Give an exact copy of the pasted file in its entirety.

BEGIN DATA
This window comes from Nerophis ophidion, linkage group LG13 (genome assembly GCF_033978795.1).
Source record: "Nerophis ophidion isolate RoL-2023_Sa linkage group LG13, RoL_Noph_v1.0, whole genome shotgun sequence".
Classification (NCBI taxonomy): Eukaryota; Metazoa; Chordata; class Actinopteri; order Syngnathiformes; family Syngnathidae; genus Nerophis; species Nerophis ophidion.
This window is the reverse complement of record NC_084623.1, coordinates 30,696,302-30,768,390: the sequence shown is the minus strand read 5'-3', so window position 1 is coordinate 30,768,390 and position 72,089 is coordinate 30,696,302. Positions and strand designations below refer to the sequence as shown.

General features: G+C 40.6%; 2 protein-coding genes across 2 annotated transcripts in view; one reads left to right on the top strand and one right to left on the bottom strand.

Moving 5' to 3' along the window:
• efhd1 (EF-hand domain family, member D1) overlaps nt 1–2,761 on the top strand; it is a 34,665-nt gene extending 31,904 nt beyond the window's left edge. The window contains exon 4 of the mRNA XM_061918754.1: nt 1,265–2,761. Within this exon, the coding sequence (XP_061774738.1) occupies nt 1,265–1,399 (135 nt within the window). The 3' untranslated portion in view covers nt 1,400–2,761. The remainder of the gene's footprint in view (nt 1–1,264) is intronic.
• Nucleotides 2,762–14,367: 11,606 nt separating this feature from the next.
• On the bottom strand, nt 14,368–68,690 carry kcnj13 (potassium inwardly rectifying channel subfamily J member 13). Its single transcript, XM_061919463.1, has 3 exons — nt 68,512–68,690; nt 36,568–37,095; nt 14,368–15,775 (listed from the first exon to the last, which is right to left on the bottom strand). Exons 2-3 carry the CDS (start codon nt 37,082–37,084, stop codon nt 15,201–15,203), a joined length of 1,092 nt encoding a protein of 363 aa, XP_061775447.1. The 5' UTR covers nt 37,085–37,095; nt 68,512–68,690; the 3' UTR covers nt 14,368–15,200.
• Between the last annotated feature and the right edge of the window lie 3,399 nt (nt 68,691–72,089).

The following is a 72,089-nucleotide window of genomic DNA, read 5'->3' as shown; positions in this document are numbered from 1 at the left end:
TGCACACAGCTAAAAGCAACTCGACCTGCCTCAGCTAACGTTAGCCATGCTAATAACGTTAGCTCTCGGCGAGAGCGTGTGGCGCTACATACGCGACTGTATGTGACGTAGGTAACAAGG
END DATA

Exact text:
This window comes from Nerophis ophidion, linkage group LG13 (genome assembly GCF_033978795.1).
Source record: "Nerophis ophidion isolate RoL-2023_Sa linkage group LG13, RoL_Noph_v1.0, whole genome shotgun sequence".
Classification (NCBI taxonomy): Eukaryota; Metazoa; Chordata; class Actinopteri; order Syngnathiformes; family Syngnathidae; genus Nerophis; species Nerophis ophidion.
This window is the reverse complement of record NC_084623.1, coordinates 30,696,302-30,768,390: the sequence shown is the minus strand read 5'-3', so window position 1 is coordinate 30,768,390 and position 72,089 is coordinate 30,696,302. Positions and strand designations below refer to the sequence as shown.

General features: G+C 40.6%; 2 protein-coding genes across 2 annotated transcripts in view; one reads left to right on the top strand and one right to left on the bottom strand.

Moving 5' to 3' along the window:
• efhd1 (EF-hand domain family, member D1) overlaps nt 1–2,761 on the top strand; it is a 34,665-nt gene extending 31,904 nt beyond the window's left edge. The window contains exon 4 of the mRNA XM_061918754.1: nt 1,265–2,761. Within this exon, the coding sequence (XP_061774738.1) occupies nt 1,265–1,399 (135 nt within the window). The 3' untranslated portion in view covers nt 1,400–2,761. The remainder of the gene's footprint in view (nt 1–1,264) is intronic.
• Nucleotides 2,762–14,367: 11,606 nt separating this feature from the next.
• On the bottom strand, nt 14,368–68,690 carry kcnj13 (potassium inwardly rectifying channel subfamily J member 13). Its single transcript, XM_061919463.1, has 3 exons — nt 68,512–68,690; nt 36,568–37,095; nt 14,368–15,775 (listed from the first exon to the last, which is right to left on the bottom strand). Exons 2-3 carry the CDS (start codon nt 37,082–37,084, stop codon nt 15,201–15,203), a joined length of 1,092 nt encoding a protein of 363 aa, XP_061775447.1. The 5' UTR covers nt 37,085–37,095; nt 68,512–68,690; the 3' UTR covers nt 14,368–15,200.
• Between the last annotated feature and the right edge of the window lie 3,399 nt (nt 68,691–72,089).

The following is a 72,089-nucleotide window of genomic DNA, read 5'->3' as shown; positions in this document are numbered from 1 at the left end:
TGCACACAGCTAAAAGCAACTCGACCTGCCTCAGCTAACGTTAGCCATGCTAATAACGTTAGCTCTCGGCGAGAGCGTGTGGCGCTACATACGCGACTGTATGTGACGTAGGTAACAAGG